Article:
The IOC Executive Board, at its meeting in Osaka, Japan on 27 June 2008, enacted the following rule which has come to be known as the “Osaka Rule”:
“The IOC Executive Board, in accordance with Rule 19.3.10 OC and pursuant to Rule 45 OC, hereby issues the following rules regarding participation in the Olympic Games:
1.) Any person who has been sanctioned with a suspension of more than six months by any anti-doping organization for any violation of any anti-doping regulations may not participate, in any capacity, in the next edition of the Games of the Olympiad and of the Olympic Winter Games following the date of expiry of such suspension.
2. These Regulations apply to violations of any anti-doping regulations that are committed as of 1 July 2008. They are notified to all International Federations, to all National Olympic Committee and to all Organizing Committees for the Olympic Games”.
The IOC Regulation came into effect in July 2008 but does not appear to have impacted any athletes who applied to attend the Vancouver Winter Olympic Games in February 2010. However, the IOC Regulation will impact a number of athletes around the world for the 2012 Summer Olympic Games in London. The IOC Regulation appears to have also affected doping adjudications since it came into effect.
In one of those athletes’ situations, the IOC Regulation came under scrutiny before AAA/North American Court of Arbitration for Sport in the case USADA v. LaShawn Merritt (referred to as the “Merritt Award”). In the Merritt Award, the AAA Panel was required to determine whether the IOC Regulation could be applied to Mr. Merritt, who had tested positive for the banned substance DHEA in a series of out-of-competition tests.
The enforceability of the IOC Regulation also arose in an arbitration involving another U.S. athlete, Jessica Hardy. Ms. Hardy tested positive for clenbuterol in July of 2008. In light of the positive test, Ms. Hardy withdrew from the 2008 Olympic team. The AAA Panel in the Hardy matter held that Ms. Hardy should be suspended from competition for one year, i.e. the minimum period allowed under the governing rules.
The Panel further determined that it would be manifestly unfair and a grossly disproportionate penalty for Ms. Hardy to be subject to the application of the IOC Regulation, which had come into effect only three (3) days prior to her positive drug sample.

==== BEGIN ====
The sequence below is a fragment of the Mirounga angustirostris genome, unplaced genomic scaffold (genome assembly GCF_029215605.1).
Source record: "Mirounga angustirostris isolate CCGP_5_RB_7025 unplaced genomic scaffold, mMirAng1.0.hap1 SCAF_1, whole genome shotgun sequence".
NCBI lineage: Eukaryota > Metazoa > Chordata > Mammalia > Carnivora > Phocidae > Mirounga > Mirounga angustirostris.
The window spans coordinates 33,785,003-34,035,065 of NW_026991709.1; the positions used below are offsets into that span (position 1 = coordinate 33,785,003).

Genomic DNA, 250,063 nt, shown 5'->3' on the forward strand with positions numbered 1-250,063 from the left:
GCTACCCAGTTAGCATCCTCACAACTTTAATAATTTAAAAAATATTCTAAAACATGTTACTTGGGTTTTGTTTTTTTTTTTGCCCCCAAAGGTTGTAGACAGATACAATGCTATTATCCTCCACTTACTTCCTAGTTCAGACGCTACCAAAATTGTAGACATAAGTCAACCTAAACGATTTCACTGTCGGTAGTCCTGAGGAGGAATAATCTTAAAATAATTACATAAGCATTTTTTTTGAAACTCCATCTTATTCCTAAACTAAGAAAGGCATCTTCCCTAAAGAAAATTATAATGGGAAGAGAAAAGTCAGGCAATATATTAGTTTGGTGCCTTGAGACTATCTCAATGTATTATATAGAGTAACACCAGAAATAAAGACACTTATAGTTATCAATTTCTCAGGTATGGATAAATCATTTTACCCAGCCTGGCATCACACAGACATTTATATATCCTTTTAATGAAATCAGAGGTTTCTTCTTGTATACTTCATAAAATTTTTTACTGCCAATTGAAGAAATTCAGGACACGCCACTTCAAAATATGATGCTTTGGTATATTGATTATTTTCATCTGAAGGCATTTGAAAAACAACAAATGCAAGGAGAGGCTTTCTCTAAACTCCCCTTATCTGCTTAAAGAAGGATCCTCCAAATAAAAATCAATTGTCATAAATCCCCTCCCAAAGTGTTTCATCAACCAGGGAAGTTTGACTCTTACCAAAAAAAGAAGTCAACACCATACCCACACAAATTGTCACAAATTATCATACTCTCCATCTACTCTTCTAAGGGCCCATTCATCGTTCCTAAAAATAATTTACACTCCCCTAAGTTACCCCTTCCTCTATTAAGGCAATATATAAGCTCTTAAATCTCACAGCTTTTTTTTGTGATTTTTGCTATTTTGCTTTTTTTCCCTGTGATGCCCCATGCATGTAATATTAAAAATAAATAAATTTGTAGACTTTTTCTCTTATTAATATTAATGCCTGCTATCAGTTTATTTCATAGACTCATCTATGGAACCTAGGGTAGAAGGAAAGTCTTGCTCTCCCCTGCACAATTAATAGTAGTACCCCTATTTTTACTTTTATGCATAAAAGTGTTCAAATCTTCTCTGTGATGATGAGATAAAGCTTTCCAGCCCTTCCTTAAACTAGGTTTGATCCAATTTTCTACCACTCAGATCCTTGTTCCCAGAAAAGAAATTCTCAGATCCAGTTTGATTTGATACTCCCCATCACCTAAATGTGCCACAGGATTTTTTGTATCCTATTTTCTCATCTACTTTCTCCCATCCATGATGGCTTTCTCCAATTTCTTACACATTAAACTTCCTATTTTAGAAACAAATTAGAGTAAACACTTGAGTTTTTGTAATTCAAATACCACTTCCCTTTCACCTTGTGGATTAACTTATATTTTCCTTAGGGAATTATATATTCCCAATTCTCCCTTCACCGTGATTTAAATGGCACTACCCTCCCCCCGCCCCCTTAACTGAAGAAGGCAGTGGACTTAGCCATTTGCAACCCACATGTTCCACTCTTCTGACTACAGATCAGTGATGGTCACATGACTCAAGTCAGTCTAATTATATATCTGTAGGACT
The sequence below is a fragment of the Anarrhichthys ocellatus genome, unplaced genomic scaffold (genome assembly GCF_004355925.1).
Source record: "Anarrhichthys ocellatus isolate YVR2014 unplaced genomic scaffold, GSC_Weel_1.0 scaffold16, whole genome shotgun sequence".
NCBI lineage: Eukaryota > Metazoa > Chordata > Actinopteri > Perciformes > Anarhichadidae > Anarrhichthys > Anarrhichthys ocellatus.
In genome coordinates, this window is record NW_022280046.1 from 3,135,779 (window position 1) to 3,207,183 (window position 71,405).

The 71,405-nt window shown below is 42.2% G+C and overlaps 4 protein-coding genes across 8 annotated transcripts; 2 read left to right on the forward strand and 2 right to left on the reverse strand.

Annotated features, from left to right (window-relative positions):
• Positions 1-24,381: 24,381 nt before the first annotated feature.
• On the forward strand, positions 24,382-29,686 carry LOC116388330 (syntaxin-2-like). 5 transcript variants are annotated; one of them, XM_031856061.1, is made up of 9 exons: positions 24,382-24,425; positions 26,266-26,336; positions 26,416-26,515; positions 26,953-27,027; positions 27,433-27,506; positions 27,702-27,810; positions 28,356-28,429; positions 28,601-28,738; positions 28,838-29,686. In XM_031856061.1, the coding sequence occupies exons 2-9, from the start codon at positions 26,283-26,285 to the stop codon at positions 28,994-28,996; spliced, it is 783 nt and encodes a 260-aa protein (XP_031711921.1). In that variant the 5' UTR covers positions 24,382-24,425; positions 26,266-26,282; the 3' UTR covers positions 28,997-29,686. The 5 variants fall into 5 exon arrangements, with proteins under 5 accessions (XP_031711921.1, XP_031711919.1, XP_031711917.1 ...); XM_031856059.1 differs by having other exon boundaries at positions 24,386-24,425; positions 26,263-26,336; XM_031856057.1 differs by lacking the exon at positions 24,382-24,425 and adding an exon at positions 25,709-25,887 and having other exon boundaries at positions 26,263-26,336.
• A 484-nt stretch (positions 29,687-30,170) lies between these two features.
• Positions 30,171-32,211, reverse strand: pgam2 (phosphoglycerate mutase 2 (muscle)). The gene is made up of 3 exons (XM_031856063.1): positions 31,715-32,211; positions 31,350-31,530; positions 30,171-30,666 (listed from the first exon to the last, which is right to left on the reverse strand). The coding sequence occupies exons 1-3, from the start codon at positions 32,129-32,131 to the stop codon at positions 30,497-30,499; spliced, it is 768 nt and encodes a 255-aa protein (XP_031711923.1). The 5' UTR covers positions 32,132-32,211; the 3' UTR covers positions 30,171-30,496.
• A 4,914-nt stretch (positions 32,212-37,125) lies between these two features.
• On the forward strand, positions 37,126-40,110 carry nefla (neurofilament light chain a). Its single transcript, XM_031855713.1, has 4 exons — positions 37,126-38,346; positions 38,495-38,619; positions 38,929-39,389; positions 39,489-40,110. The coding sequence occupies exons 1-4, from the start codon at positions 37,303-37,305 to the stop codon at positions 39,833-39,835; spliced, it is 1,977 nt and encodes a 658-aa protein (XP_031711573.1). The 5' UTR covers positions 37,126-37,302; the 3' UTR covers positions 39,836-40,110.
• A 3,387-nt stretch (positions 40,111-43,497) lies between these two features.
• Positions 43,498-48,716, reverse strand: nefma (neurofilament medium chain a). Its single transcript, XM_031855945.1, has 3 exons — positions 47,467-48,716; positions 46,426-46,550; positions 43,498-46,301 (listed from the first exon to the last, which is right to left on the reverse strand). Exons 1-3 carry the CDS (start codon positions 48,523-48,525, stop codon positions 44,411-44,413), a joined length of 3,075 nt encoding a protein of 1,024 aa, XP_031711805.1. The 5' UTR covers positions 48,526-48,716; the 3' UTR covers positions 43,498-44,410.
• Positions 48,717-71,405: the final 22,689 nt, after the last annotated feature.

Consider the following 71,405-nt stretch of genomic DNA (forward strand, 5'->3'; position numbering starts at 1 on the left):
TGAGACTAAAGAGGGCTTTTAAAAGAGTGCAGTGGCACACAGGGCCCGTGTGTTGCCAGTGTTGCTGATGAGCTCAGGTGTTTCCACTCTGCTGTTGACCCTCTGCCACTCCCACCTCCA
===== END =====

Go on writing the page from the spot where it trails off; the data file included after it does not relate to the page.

Both parties to this proceeding recognized that there was considerable uncertainty facing the world’s aspiring Olympic athletes and their national Olympic committees because of the IOC Regulation. In recognition of these concerns and to their credit, in April 2011 the parties voluntarily entered into an Arbitration Agreement and submitted this dispute for resolution by the Panel in a CAS Ordinary Arbitration Procedure.
The CAS Panel concludes for the reasons set out in this Award and taking in due consideration all arguments submitted by the parties as well as the amicus curiae briefs filed by third parties, that the IOC Regulation is not in compliance with the WADA Code and violates the IOC’s own Statutes. The Arbitration Agreement provides for this dispute to “be submitted exclusively to the Court of Arbitration for Sport (CAS) in Lausanne, Switzerland, and settled definitively in accordance with the Code of Sports-related arbitration, under the rules applicable to the Ordinary Arbitration Procedure”. In the exercise of this power conferred upon the Panel by the Arbitration Agreement and in light of these findings, the IOC Regulation is found to be invalid and unenforceable.
Therefore on 4 October 2011 the Court of Arbitration for Sport decides:
1.) The IOC Executive Board’s June 27, 2008 decision prohibiting athletes who have been suspended for more than six months for an anti-doping rule violation from participating in the next Olympic Games following the expiration of their suspension is invalid and unenforceable.